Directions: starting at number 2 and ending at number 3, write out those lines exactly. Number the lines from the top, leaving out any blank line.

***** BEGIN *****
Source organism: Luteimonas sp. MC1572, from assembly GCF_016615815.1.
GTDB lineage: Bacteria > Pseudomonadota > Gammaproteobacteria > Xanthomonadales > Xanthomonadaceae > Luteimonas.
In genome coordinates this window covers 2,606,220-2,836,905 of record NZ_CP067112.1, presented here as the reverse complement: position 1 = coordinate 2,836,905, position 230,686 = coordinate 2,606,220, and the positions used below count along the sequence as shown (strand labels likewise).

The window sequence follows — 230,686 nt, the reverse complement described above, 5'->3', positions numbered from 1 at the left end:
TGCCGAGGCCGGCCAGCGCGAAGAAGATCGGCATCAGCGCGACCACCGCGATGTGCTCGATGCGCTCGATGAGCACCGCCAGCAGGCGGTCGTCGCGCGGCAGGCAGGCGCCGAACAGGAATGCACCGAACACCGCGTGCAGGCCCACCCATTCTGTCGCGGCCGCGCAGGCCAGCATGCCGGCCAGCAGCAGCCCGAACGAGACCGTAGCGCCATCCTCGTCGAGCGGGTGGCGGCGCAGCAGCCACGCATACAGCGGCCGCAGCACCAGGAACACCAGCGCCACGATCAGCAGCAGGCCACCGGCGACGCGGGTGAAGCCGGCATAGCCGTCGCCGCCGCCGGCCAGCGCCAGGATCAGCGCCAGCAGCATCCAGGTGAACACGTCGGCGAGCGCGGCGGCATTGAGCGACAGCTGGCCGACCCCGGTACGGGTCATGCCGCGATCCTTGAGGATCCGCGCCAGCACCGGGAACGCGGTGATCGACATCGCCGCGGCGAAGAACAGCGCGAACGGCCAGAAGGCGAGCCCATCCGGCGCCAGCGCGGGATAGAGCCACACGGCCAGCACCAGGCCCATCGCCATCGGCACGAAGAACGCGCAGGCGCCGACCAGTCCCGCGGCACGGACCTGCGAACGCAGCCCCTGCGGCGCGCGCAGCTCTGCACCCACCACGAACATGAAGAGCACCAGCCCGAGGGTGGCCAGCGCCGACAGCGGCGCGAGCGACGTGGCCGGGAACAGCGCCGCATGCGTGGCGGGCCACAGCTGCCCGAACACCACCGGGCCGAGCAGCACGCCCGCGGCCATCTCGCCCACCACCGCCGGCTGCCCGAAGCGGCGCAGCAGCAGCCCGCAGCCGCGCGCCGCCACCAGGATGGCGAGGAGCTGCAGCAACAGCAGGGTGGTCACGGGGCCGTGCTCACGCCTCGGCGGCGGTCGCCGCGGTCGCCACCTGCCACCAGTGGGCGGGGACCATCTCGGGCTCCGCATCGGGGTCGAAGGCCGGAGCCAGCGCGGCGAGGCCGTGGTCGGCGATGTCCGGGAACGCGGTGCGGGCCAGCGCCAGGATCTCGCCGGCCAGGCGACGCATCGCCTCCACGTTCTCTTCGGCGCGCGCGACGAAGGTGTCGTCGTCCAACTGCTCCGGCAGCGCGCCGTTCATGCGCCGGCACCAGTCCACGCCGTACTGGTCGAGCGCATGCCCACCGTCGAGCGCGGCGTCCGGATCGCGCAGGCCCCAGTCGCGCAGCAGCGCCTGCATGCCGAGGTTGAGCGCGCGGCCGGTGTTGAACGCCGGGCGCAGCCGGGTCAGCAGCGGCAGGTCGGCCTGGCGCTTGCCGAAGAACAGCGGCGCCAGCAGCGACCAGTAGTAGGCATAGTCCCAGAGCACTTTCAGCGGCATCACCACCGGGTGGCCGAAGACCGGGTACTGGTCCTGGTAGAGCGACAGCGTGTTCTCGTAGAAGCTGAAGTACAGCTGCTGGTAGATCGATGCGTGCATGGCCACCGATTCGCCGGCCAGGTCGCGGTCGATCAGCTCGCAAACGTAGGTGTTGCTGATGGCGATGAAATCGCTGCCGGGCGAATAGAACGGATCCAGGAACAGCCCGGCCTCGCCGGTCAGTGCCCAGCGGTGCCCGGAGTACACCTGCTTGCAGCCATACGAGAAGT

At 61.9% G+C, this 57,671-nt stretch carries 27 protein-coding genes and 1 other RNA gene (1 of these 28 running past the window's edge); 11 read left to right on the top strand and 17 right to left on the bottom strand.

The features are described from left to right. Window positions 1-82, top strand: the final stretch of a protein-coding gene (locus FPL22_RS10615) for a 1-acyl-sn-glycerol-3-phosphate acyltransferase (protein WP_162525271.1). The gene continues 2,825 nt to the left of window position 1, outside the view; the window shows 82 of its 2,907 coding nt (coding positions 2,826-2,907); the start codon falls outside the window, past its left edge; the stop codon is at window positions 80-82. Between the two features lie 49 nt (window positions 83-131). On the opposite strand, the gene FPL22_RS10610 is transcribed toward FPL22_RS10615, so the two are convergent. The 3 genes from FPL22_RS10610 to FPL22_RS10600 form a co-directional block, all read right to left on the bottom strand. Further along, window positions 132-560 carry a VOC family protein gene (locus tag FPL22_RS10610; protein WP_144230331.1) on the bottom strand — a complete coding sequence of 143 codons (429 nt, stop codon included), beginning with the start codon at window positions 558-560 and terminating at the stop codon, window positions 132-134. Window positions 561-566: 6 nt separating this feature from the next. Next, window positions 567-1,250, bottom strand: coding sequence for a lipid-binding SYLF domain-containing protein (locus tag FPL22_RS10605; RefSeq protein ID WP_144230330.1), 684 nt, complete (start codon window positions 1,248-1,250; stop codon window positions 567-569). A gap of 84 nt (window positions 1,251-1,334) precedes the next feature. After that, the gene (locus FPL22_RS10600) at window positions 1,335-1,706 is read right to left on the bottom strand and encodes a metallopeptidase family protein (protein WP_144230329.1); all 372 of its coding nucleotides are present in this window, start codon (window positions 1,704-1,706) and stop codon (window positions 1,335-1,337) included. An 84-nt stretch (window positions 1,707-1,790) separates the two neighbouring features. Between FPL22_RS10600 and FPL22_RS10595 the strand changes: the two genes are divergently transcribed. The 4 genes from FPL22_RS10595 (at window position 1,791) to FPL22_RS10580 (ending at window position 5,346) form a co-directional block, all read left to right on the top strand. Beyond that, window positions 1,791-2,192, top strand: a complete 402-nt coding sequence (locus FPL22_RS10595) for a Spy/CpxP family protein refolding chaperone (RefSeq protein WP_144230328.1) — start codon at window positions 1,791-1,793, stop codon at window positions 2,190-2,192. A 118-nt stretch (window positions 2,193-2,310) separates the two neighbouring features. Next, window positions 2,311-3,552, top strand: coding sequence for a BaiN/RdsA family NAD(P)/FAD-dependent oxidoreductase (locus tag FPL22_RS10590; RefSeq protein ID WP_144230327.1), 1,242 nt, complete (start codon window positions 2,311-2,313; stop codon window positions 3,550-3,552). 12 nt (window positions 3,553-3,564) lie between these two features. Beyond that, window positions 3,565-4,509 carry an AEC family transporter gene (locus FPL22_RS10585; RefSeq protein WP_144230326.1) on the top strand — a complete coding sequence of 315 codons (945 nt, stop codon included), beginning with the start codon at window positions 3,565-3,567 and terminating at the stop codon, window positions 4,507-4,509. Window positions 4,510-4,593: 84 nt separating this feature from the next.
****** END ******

GTDB lineage: Bacteria > Pseudomonadota > Gammaproteobacteria > Xanthomonadales > Xanthomonadaceae > Luteimonas.
In genome coordinates this window covers 2,606,220-2,836,905 of record NZ_CP067112.1, presented here as the reverse complement: position 1 = coordinate 2,836,905, position 230,686 = coordinate 2,606,220, and the positions used below count along the sequence as shown (strand labels likewise).